The vine is a deciduous shrub belonging to the Vitaceae family. Its scientific name is Vitis vinifera. Its economic importance is due to its fruit, the grape, used both for direct consumption and fermentation to produce wine.
Today, vine cultivation is spreading across the warm regions of the world, especially in Western Europe, the Balkans, California, Australia, South Africa, Chile and Argentina, where the four seasons of the year are well defined.
AZUD’s extensive experience allows it to offer the farmer the most interesting agronomic solution that guarantees greater vine productivity, taking into account the needs and resources available in each case.
The vine adapts to a wide variety of soils. Since there is a wide range of rootstocks available, vines can be grown in very harsh environments. The availability of organic matter in the soil is considered to be a very important factor. A soil with values lower than 1.5% is considered poor in organic matter for vine cultivation, and percentages higher than 2.5% are considered rich in this sense.
The species is typical of temperate zones where average annual temperatures do not fall below 9ºC. It adapts to a wide range of temperatures, from -20 to +35ºC. More extreme values can seriously damage the plant. The optimum temperature for a good development of the crop is between 25 and 30ºC.
The hours of sun exposure are decisive for the accumulation of sugars in the fruit. The accumulation of chilling hours necessary for the healthy growth of the vine is between 150 and 600. A deficiency in chilling hours can result in poor, late and poor quality harvests.
Thanks to the wide variety of rootstocks on the market today, vine cultivation is possible on a wide range of soil types in terms of pH and texture.
Seeding density is influenced by factors such as soil topography, soil potential, vigorous crop, irrigation, trellis system, fertilisation and pruning. The in line layout is most commonly used in the majority of vineyards in the main producing countries. The recommended spacing between rows is 2.5-3 m and 0.5 to 1.5 m. between plants, which means densities of 4,000 to 2,200 plants per hectare. The recommended planting frame for table grapes is 4 x 4 m with a plant density of 625 per hectare.
It is recommended that the layout of the rows should always follow the direction of the prevailing winds in the area, the most suitable being North-South. Bare-root vines should be planted in winter, whereas container-grown vines can be planted at any time of the year.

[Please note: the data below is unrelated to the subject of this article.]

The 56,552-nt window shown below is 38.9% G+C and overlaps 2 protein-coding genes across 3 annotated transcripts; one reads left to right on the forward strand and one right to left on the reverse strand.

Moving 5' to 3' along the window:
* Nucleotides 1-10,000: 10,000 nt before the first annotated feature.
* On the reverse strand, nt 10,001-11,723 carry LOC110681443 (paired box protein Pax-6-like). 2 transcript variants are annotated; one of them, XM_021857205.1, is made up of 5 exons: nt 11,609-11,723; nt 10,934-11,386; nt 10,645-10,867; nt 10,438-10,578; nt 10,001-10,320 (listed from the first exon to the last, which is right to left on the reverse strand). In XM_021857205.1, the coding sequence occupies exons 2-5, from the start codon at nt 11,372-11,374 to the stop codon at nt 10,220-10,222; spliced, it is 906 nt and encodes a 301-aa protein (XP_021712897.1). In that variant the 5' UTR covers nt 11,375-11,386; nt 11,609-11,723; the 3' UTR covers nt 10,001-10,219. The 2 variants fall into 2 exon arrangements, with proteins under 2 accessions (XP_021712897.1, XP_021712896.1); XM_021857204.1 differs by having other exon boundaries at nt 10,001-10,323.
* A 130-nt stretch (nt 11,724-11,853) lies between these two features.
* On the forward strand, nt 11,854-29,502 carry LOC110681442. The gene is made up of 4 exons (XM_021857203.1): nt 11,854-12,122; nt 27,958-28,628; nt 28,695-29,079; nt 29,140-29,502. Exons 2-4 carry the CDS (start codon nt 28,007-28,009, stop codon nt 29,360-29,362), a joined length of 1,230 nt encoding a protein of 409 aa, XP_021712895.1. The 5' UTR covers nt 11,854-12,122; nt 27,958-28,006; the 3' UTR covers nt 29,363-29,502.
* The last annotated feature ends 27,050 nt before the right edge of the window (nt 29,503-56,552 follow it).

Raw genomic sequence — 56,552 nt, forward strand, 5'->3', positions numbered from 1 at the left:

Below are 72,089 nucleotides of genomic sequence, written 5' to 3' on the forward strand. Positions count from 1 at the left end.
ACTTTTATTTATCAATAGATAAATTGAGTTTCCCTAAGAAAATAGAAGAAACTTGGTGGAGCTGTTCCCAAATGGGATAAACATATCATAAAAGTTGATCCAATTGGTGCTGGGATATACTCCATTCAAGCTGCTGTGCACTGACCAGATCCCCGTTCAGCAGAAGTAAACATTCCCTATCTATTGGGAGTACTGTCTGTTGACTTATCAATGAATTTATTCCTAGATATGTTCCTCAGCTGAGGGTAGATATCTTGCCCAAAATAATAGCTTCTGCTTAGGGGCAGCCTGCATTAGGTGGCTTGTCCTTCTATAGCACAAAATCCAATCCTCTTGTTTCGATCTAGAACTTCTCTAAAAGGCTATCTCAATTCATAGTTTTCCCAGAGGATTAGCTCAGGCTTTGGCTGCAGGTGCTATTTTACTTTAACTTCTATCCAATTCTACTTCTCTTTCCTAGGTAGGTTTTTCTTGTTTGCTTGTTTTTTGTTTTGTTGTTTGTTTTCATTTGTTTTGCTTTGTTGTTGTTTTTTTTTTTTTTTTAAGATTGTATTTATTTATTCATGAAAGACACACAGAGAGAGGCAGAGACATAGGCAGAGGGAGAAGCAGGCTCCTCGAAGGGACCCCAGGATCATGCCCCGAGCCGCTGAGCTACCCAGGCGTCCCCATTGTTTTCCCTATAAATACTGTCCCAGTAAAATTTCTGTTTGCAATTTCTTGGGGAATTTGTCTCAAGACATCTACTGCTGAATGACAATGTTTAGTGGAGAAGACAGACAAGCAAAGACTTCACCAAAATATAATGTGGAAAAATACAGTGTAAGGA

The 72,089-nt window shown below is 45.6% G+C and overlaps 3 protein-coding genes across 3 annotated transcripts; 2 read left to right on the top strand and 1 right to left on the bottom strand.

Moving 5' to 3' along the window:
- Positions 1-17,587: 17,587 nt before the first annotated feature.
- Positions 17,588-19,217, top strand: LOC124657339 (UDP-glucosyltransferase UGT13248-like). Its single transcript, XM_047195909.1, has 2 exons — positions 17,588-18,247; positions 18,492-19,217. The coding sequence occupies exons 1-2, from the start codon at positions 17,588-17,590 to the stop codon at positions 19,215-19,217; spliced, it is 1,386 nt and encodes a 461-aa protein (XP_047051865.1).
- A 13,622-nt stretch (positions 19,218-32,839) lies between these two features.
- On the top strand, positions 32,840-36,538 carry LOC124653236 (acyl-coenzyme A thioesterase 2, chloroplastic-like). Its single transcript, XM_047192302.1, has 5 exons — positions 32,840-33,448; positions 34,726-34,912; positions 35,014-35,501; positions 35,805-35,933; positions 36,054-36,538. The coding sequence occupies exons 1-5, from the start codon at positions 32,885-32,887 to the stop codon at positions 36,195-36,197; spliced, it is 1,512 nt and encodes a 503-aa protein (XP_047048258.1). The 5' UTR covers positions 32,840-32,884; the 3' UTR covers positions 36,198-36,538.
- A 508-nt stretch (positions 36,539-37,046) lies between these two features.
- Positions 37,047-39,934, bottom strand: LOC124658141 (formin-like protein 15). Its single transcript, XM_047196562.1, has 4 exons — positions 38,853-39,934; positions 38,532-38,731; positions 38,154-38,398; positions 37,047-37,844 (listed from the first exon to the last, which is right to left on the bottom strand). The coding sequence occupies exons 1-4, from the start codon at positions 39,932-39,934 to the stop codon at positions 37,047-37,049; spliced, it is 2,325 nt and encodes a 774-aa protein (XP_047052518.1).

The amount of water used depends on the water holding capacity of the soil, the efficiency of the irrigation system and the depth of the roots.
The vine is very resistant to long periods of drought, as it has a deep root system. However, in severe drought conditions, loss of production and quality can occur, so irrigation is essential.
Despite being a traditionally rainfed crop, the use of irrigation in vineyards results in greater plant growth and increased production. This ensures that the plant is sufficiently prepared to guarantee next year’s production, and it prevents any stress to the vine that could cause a reduction in its yield. Irrigation has beneficial effects as long as it is managed properly, so it is necessary to know the time and amount of water to use. Positive effects include:
The benefits obtained in crops supplied by a well-designed drip irrigation system are much higher (sometimes up to double) compared to rainfed crops in very dry environments. With the right temperature and humidity, a yield increase of around 20% can be achieved. An average yield can be estimated in the range of 9 – 12 tonnes per hectare.
Emitter pipe selection: A wide range of products to ensure the right choice of emitter pipe. The combination of emitter model, unit flow rate and spacing between them not only guarantees the supply of the planned allocations in the irrigation strategy, but also ensures a large volume of moist soil available for root development in both localised surface irrigation and SDI.
Digital Farming: Together with the appropriate selection of the emitter pipe, the use of AZUD QGROW equipment for the precise management of water and nutrient inputs, with the information coming from soil, plant and climate sensors allows: